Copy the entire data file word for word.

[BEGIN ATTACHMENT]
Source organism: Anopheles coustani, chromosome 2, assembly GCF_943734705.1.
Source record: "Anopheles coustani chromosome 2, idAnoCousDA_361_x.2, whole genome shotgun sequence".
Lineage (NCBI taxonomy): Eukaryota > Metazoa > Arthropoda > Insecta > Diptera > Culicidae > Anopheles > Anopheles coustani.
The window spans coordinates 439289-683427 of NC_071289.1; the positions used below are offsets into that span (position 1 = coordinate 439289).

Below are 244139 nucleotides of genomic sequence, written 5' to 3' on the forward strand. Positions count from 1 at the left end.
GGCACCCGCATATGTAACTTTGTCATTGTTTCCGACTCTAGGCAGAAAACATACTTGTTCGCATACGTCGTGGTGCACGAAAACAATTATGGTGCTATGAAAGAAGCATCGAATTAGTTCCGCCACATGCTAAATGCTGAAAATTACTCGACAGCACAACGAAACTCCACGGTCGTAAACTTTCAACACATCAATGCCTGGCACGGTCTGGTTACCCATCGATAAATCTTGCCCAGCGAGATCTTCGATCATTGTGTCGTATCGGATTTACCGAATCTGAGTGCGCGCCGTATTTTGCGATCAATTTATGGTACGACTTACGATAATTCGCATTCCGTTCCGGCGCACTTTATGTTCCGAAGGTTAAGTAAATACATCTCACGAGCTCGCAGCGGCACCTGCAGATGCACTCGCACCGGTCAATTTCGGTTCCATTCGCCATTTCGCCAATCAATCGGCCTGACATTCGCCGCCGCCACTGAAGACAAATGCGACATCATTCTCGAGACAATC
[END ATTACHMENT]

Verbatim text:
Source organism: Anopheles coustani, chromosome 2, assembly GCF_943734705.1.
Source record: "Anopheles coustani chromosome 2, idAnoCousDA_361_x.2, whole genome shotgun sequence".
Lineage (NCBI taxonomy): Eukaryota > Metazoa > Arthropoda > Insecta > Diptera > Culicidae > Anopheles > Anopheles coustani.
The window spans coordinates 439289-683427 of NC_071289.1; the positions used below are offsets into that span (position 1 = coordinate 439289).

Below are 244139 nucleotides of genomic sequence, written 5' to 3' on the forward strand. Positions count from 1 at the left end.
GGCACCCGCATATGTAACTTTGTCATTGTTTCCGACTCTAGGCAGAAAACATACTTGTTCGCATACGTCGTGGTGCACGAAAACAATTATGGTGCTATGAAAGAAGCATCGAATTAGTTCCGCCACATGCTAAATGCTGAAAATTACTCGACAGCACAACGAAACTCCACGGTCGTAAACTTTCAACACATCAATGCCTGGCACGGTCTGGTTACCCATCGATAAATCTTGCCCAGCGAGATCTTCGATCATTGTGTCGTATCGGATTTACCGAATCTGAGTGCGCGCCGTATTTTGCGATCAATTTATGGTACGACTTACGATAATTCGCATTCCGTTCCGGCGCACTTTATGTTCCGAAGGTTAAGTAAATACATCTCACGAGCTCGCAGCGGCACCTGCAGATGCACTCGCACCGGTCAATTTCGGTTCCATTCGCCATTTCGCCAATCAATCGGCCTGACATTCGCCGCCGCCACTGAAGACAAATGCGACATCATTCTCGAGACAATC